In his 102 years, David Rockefeller accomplished an amazing amount: The longtime chief of Chase Manhattan Bank, he helped set national fiscal policy, meeting with presidents spanning from Coolidge to Obama, and put together one of the most impressive art collections in the world, featuring Picasso, Monet, and Matisse. Of course, being an heir to the Rockefeller family’s oil fortune, the last surviving grandson of robber baron John D. Rockefeller, helped.
It’s estimated that David Rockefeller gave $1 billion of his wealth to charity in his lifetime. Now his philanthropy could double with an epic auction.
On May 7, 2018, the estate of David and Peggy Rockefeller will begin to go up for sale at Christie’s in New York City–the auction house is, fittingly, located at Rockefeller Center–with experts predicting up to $1 billion gained in total. In a statement, Christie’s says, “Gathered over a lifetime and handed down from previous generations, the collection reflects the Rockefeller family’s deep, life-long passion for Impressionist and Post-Impressionist works of art, American paintings, English and European furniture, Asian works of art, European ceramics and Chinese export porcelain, silver, and American decorative arts and furniture.”
Vanity Fair says, “With the couple’s five children, 10 grandchildren, and 10 great-grandchildren already well provided for, all proceeds from the sale will go to a dozen designated nonprofit organizations, including Rockefeller University, Harvard University, the Museum of Modern Art, the Council on Foreign Relations, and the Maine Coast Heritage Trust.”
The most talked-about paintings are Monet’s water-lily painting “Nympheas en fleur,” estimated to sell for $50 million to $70 million, and Picasso’s “Fillette a la corbeille fleurie (Young Girl with a Flower Basket),” which has an estimate of at least $90 million. Art experts say that the Matisse painting from 1924 is the greatest one of the artist’s works to come onto the market in 50 years.
“David Rockefeller is one of the greatest collectors of the 20th century,” says Museum of Modern Art director Glenn Lowry. “He came to it naturally, thanks to his family, but he really went after significant masterpieces—a number of absolutely critical pictures—and he got them.”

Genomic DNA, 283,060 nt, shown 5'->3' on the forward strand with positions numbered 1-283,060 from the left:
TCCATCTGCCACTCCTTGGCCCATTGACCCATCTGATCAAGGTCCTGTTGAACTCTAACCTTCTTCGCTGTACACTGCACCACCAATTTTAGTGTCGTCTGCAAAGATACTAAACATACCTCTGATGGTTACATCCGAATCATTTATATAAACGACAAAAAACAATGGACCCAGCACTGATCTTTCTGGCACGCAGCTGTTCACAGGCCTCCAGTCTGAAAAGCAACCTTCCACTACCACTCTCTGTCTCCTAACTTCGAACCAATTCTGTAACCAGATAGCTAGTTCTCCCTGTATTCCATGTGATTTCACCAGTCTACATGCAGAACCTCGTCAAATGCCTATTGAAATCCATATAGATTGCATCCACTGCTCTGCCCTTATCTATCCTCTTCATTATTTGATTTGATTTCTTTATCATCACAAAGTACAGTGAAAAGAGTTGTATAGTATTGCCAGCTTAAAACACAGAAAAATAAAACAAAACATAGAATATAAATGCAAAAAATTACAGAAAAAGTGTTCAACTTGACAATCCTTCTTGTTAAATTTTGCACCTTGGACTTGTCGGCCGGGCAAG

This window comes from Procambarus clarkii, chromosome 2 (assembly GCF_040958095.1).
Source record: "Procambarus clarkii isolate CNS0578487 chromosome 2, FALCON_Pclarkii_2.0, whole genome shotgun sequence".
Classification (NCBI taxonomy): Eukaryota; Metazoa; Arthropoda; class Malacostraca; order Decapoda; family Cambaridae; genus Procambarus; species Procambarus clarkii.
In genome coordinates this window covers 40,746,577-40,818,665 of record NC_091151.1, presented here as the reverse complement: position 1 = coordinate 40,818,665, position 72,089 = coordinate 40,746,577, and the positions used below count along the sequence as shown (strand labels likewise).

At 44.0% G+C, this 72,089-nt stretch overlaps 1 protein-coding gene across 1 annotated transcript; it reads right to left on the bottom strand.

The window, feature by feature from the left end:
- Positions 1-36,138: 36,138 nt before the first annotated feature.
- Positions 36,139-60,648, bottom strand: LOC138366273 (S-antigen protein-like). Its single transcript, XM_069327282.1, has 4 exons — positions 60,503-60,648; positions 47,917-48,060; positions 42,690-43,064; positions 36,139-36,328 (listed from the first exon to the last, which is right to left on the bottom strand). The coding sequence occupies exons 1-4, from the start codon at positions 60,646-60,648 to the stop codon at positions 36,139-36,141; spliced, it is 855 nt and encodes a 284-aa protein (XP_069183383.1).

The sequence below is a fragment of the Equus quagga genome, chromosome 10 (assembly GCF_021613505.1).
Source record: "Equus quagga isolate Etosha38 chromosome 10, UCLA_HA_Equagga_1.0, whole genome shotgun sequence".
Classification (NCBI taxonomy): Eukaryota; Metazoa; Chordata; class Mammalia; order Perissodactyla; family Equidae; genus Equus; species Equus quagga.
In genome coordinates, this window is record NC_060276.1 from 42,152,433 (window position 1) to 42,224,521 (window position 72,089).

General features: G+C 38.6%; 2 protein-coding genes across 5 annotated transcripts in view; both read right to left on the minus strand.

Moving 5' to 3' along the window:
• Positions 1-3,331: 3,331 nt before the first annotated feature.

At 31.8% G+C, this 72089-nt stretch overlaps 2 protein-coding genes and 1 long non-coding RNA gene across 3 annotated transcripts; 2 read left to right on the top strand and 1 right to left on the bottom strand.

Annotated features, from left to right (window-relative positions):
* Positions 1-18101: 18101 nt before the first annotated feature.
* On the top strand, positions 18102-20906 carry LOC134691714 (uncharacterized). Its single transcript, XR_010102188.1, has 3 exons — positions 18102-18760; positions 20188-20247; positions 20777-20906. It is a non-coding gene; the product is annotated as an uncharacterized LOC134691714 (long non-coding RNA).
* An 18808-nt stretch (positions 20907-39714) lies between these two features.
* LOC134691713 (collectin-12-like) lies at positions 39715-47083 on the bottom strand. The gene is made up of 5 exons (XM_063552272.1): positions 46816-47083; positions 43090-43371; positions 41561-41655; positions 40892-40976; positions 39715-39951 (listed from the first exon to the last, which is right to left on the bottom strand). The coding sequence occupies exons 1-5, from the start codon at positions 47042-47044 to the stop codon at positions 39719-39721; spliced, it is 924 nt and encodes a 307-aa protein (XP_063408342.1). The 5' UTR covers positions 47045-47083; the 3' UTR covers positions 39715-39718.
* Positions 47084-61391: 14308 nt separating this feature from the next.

John D. Rockefeller–born in 1839 in upstate New York to a family headed by a father who was considered a conman and a mother who was a religious teetotaler–became an industrialist who consolidated the American petroleum industry and founded the Standard Oil Company, “subsequently building a fortune that made him one of America’s first billionaires and his family one of the richest and most influential in the nation’s history,” says Christie’s. In 1916, he became the first person to reach a personal fortune of $1 billion, which would be equivalent to at least $16 billion today. Some lists place him as the wealthiest American of all time.
When David Rockefeller was born on June 12, 1915, in a mansion on West 54th Street, his parents’ house was already packed with expensive art. In an interview given to Financial Times, Rockefeller said, “My parents really thought about the art of seeing. They thought about it in relation to flowers, to art, to nature in general,” Rockefeller tells me. I wonder for a moment whether one could say that about any bank chief executive today, before he explains how his own eye developed: “I was a fairly quiet person when I was young, so I did a lot of listening and a lot of looking. I was trying to understand what the adults were about, so I was trained by paying attention.”
After earning his bachelor’s degree at Harvard, Rockefeller spent a year studying at the London School of Economics, then received a Ph.D. in economics at the University of Chicago in 1940. Later that year, he married Margaret “Peggy” McGrath, the daughter of a prominent Wall Street lawyer.
Related story from us: First Titanic menu, listing options such as Spring Lamb and Pudding Sans Souci, fetched about $140,000 at an auction
“It is a testament to Peggy and David’s knowledge, passion and connoisseurship that they lived surrounded by masterpieces of the art-historical canon,” said Christie’s.
Nancy Bilyeau, the U.S. editor of The Vintage News, has written a trilogy of novels set in the court of Henry VIII: ‘The Crown,’ ‘The Chalice,’ and ‘The Tapestry.’ The books are for sale in the U.S., the U.K., and seven other countries. For more information, go to www.nancybilyeau.com.